Monday, 28 May 2012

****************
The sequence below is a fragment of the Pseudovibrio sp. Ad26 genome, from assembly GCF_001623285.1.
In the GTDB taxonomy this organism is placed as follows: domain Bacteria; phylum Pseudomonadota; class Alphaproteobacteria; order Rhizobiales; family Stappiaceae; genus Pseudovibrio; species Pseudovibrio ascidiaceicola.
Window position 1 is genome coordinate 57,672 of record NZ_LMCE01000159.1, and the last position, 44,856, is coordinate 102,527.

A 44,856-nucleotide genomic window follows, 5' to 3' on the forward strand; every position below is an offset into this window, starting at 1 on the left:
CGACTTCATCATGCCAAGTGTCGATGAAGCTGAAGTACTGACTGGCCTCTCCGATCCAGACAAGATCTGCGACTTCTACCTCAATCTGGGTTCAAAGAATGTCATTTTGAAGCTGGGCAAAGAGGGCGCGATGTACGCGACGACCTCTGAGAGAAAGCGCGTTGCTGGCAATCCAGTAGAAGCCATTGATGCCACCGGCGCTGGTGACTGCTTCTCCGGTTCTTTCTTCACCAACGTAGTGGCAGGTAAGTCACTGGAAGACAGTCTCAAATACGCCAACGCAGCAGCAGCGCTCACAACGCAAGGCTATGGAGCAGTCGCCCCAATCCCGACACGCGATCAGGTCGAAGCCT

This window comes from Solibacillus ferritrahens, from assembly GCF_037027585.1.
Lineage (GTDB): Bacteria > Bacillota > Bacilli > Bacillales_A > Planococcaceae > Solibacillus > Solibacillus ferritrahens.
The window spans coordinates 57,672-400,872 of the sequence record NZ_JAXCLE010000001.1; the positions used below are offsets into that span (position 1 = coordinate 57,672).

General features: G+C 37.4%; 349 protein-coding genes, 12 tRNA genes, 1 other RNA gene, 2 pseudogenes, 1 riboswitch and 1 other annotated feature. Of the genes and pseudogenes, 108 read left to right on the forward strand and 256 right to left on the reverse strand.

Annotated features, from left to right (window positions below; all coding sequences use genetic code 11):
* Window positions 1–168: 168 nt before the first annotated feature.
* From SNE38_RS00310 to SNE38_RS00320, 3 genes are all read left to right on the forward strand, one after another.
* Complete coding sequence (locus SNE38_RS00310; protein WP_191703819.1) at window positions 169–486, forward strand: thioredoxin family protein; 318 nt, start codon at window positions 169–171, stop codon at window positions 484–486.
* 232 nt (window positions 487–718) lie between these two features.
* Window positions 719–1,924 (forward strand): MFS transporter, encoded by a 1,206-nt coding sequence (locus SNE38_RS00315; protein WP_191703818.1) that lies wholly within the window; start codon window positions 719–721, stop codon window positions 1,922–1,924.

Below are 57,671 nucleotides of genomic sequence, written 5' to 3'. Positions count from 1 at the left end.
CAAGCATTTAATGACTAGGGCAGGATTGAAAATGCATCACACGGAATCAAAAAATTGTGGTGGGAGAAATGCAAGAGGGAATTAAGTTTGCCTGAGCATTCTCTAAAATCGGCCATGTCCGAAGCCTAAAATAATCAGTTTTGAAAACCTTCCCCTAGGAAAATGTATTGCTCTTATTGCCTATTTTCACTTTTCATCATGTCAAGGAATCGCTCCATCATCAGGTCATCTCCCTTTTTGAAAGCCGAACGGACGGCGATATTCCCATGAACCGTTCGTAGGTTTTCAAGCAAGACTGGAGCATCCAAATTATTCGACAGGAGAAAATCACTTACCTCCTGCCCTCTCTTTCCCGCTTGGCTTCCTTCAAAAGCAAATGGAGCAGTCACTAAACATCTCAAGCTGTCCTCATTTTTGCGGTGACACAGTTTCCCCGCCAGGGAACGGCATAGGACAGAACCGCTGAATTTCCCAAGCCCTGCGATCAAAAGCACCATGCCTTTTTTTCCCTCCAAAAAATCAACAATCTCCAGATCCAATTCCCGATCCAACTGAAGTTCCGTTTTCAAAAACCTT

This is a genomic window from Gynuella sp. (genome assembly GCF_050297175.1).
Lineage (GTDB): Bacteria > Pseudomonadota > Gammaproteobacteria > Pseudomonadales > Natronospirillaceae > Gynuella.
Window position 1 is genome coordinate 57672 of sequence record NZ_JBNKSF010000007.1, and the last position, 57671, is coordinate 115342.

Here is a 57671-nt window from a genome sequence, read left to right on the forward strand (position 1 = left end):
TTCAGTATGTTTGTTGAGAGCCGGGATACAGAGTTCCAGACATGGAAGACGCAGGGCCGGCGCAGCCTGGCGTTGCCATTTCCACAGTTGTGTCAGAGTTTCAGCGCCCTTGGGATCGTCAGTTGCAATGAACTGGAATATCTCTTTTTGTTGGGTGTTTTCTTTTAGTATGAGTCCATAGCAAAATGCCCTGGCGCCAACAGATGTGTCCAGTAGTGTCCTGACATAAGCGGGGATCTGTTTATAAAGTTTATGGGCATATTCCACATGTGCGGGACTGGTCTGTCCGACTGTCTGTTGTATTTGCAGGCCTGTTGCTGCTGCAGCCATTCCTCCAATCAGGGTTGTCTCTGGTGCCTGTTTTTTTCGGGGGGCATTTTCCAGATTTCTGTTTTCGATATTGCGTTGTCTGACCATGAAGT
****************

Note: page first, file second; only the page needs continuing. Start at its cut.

What have a size 20 dry fly and a lump of sickening offal got in common? The answer is that both have been cast in the last few days in search of fish. Another example, should any be required, that fishing is insanely varied, even in the space of one county. The offal forms the start of a new experiment in search of a reel screaming monster. I'd remembered Richard Walker's accounts of offal being dumped into pools that was devoured by carp and other scavengers- and liver, kidneys and even hearts have a history with species like catfish. Chris Lambert scored a few kilos of pure, blood drenched horror from a butcher and so this line of enquiry begins. Add white coats and clipboards and it could be a scene out of "Reanimator". So far, this is the main type of cat that has been attracted by the stench, the loveable old moggy of Town Parks fishery known as "ginge", -but watch this space to see how the trials progress: Actually, the fishing has been fairly tricky in the heat. The end of May has seen an explosion of plant and insect life however, and so the fly rod has been put to good use. A quiet revolution continues with coarse anglers grabbing fly rods- and fresh from the butchers, Chris grabbed the fly rod to bank a first on game tackle in the shape of this canal perch, which barged through the roach to grab a pink shrimp: We also nipped out for my Dad's birthday to seek further kicks with rising coarse fish on both small nymphs and dry flies. The fish are already gathering prior to spawning and not entirely focussed on eating- although sport was reasonable. Perhaps the best fun of all was taking roach off the surface at Westleigh, with takes falling to either a size 18-20 F Fly or a ginked up spider presented in the surface film. A few Sunday boats then coloured the water- and sight fishing got harder thereon in. Do you need to see the fish and takes to catch roach on the fly? Not necessarily- you can watch for rise forms or use an indicator. But in truth, it's a bloody big help to spot your fish, as is having flies that show up well, whether that means a black fly for light backdrops, or a light tan, pink or hares ear coloured fly to stand out against darker backgrounds. Goldheads have also been surprisingly decent for roach and rudd- albeit only in pretty small sizes (16-18). And that's fly fishing- whatever the species, a little change can be the difference between fish and frustration. Good luck to everyone casting a fly this summer- lots of absorbing sport to look forward to.